With the rise of the era of smartwatches, Matthew Goodwin, Northeastern University’s behavioural scientist, has taken this technology into the health field and created a wearable wrist device for people with autism. This device can predict aggressive outbursts 60 seconds in advance by monitoring the individual’s physiological indicators of stress. “Their arousal levels are already at the ceiling,” says Goodwin, an associate professor with joint appointments in Bouvé College of Health Sciences and the Khoury College of Computer and Sciences. “It takes very little to cross the tipping point.” People with Autism have a tough time communicating with their caregivers and telling them about their distress. Their resting levels of stress are much higher than normal and these factors contribute to unexpected outbursts of aggression.
Goodwin attempts to break the communication gap and allows the caregiver to have prior notice of an outburst. He observed 20 children with autism and tracked their physiological changes over a period of time before an outburst. Through the collected data, they corresponded certain changes with the onset of aggression. These physiological changes included changes in heart rate, sweat production, skin surface temperature, and arm movements. Goodwin then synchronised these changes with biosensors fit into a wristwatch that the children with autism would wear. On the test run, Goodwin was able to achieve 84% accuracy in predicting the outbursts a minute in advance. About these numbers, he says, “But those aren’t magic numbers. Those are just limitations of our data set. As our data set grows and we use more sophisticated machine learning models, I think we might get more than 60 seconds.”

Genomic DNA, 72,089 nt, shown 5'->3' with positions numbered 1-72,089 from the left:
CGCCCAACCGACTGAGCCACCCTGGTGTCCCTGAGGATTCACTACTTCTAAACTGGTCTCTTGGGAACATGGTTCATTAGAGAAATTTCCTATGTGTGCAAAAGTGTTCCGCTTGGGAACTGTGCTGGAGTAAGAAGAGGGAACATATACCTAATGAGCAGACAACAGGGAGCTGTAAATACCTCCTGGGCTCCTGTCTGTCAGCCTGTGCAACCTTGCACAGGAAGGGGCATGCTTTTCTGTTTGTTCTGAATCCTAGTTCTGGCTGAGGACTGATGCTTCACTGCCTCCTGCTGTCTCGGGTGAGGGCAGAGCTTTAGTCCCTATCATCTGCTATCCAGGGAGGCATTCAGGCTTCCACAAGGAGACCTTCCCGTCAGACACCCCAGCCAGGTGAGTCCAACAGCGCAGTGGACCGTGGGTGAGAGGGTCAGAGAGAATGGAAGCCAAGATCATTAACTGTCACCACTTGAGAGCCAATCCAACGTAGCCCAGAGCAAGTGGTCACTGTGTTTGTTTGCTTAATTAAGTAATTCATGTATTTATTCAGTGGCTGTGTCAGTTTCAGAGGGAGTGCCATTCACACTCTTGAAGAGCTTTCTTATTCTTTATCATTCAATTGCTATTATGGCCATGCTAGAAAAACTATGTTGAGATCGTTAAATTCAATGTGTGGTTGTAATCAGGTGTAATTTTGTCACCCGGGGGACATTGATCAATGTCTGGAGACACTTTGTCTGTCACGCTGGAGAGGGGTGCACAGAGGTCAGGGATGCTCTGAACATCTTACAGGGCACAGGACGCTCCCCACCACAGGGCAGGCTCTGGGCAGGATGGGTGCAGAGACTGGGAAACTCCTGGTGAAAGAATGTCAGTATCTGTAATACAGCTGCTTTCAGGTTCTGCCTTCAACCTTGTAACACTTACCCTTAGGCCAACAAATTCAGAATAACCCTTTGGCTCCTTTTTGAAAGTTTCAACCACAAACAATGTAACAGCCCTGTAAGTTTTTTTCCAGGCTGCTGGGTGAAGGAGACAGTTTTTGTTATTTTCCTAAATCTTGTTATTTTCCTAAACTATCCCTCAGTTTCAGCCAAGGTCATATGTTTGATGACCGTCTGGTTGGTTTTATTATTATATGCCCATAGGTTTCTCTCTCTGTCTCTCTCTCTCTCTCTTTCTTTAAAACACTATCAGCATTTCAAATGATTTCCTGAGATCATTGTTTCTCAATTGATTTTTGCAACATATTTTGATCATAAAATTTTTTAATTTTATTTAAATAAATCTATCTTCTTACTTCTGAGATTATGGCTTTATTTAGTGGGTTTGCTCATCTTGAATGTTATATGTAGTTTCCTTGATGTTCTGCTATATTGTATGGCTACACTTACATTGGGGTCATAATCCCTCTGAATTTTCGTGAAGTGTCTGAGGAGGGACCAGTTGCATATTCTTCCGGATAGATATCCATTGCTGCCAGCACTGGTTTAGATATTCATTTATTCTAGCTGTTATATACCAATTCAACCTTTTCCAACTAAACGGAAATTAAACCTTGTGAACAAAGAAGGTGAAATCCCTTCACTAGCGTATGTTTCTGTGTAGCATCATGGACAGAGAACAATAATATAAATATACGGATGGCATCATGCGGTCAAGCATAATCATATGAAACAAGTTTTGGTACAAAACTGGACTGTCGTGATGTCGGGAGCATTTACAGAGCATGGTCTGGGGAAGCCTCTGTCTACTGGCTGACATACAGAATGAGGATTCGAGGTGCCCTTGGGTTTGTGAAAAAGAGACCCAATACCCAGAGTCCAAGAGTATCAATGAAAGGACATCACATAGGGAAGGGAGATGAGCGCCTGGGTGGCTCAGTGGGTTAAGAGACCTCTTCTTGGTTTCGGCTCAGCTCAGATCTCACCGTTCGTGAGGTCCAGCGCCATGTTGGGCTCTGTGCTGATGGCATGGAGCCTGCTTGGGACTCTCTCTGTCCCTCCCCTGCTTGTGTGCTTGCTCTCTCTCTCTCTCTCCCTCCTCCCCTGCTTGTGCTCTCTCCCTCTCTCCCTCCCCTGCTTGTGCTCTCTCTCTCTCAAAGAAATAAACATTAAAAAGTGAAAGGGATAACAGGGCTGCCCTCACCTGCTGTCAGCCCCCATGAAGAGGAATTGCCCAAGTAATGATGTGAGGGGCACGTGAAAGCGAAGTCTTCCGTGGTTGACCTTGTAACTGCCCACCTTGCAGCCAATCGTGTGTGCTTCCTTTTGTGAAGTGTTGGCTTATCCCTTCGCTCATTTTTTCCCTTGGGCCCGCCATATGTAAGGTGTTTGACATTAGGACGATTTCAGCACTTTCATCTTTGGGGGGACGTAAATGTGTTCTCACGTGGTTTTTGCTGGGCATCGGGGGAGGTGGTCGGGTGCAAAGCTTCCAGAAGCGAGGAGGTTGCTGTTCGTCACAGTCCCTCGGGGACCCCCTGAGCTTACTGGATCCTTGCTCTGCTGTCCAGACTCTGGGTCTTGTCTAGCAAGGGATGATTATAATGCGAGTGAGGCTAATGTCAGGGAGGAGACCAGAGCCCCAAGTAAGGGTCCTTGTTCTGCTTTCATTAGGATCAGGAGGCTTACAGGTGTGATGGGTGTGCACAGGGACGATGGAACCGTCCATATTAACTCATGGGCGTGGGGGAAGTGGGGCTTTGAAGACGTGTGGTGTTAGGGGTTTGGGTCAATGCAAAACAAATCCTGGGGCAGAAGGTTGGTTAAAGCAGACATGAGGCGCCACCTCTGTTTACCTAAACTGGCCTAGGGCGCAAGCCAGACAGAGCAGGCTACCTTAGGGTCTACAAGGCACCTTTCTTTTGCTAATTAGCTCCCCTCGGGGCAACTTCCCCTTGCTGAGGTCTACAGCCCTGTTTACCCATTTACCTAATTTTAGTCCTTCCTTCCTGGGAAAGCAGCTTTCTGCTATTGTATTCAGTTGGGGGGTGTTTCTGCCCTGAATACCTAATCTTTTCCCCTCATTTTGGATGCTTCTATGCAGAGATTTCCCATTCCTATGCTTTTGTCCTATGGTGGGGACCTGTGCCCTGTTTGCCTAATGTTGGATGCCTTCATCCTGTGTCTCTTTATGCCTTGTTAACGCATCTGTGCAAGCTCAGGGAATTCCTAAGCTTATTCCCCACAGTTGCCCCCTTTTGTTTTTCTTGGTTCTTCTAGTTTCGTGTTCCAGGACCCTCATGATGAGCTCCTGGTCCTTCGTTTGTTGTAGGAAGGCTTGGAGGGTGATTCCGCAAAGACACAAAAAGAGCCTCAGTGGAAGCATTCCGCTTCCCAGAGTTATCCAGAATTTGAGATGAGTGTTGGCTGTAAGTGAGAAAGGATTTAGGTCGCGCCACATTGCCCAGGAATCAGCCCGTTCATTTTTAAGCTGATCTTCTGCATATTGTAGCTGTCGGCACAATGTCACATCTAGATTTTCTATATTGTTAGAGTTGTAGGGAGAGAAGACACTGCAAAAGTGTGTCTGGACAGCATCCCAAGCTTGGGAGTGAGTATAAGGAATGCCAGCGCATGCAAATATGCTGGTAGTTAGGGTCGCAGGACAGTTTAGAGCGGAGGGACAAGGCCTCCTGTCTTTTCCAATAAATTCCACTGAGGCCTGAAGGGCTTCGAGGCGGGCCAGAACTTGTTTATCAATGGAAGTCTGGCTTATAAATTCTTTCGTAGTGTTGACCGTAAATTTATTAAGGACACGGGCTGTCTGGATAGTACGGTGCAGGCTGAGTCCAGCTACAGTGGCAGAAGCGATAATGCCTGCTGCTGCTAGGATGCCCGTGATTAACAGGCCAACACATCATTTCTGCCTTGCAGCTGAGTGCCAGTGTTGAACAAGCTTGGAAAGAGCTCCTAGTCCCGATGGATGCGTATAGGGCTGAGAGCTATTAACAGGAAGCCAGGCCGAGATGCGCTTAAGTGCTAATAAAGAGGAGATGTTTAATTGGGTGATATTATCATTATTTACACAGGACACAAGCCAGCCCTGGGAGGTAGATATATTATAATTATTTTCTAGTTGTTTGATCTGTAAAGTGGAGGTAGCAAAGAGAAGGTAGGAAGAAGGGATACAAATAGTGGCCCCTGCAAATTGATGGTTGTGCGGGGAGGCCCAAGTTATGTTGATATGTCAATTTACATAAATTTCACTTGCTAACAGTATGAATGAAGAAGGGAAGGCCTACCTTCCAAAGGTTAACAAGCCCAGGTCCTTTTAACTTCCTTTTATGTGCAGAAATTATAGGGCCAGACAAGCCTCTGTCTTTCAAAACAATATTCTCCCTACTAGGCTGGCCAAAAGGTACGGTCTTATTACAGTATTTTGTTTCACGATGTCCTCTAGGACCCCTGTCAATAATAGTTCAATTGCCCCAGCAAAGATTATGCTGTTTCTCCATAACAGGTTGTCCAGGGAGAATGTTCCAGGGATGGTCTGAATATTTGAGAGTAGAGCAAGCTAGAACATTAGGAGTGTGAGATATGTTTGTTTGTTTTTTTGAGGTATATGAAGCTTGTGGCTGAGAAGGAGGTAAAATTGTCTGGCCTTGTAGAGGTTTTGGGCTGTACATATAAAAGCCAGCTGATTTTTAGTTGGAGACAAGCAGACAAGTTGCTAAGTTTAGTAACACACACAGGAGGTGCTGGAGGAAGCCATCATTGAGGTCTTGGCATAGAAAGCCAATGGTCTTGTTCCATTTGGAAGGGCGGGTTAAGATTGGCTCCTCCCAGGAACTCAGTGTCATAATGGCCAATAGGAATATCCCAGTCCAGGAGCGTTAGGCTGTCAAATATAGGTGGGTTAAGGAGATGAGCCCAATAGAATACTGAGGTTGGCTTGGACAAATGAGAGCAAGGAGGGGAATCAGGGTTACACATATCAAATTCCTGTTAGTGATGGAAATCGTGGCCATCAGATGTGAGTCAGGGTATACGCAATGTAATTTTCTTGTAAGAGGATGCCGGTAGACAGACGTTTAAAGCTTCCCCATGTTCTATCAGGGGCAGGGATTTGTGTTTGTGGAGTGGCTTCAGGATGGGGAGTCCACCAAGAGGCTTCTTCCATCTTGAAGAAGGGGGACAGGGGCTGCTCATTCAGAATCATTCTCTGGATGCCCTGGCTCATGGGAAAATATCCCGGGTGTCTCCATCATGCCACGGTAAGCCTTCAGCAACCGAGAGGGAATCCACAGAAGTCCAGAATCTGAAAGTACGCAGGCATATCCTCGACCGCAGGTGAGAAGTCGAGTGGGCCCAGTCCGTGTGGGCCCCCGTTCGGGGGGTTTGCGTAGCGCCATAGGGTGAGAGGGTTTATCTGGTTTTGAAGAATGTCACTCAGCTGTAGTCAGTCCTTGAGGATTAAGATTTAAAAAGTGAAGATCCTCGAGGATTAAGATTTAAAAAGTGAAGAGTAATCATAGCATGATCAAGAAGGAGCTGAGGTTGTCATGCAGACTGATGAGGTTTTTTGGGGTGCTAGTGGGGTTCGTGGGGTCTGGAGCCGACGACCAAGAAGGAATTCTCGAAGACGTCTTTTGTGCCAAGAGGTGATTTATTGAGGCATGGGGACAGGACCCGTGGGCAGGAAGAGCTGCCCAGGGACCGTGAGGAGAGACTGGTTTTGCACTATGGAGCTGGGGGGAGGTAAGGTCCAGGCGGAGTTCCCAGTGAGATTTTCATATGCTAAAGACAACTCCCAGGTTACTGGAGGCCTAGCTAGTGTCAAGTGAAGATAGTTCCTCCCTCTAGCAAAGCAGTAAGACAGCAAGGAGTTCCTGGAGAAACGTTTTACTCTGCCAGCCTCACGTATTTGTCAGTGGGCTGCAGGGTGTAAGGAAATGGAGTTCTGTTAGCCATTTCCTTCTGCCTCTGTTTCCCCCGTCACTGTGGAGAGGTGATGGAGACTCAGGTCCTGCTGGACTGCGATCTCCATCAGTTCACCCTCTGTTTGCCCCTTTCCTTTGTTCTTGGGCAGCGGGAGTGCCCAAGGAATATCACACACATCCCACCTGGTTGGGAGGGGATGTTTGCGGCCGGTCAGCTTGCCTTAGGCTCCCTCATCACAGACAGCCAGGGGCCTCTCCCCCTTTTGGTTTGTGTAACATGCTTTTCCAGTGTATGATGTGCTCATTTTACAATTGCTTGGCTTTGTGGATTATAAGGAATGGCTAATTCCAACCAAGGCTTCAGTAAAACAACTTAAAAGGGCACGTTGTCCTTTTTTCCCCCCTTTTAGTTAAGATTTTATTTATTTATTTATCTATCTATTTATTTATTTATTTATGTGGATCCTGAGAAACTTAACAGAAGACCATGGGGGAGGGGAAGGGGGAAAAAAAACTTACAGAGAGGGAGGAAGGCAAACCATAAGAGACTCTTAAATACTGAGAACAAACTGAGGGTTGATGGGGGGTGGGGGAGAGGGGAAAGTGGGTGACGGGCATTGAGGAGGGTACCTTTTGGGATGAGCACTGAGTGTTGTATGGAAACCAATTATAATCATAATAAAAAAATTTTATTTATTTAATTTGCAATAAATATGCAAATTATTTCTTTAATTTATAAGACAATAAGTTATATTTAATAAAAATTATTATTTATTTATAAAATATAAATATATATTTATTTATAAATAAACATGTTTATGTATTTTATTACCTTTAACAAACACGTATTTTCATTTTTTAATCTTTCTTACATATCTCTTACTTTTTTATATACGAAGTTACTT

Goodwin hopes to eliminate these fears by providing some clarity of the future. “Some parents say that even if we can only give them 60 percent accuracy, that’s better than chance, which is what they’ve got now,” Goodwin says. “They say that would be priceless.” Goodwin further aims to increase his sample size from 20 to 240 with the help of funds from the department of defence, the Simons Foundation and the Nancy Lurie Marks Family Foundation to further eliminate fears of families of taking their children with autism out due to the unpredictability of their behaviour.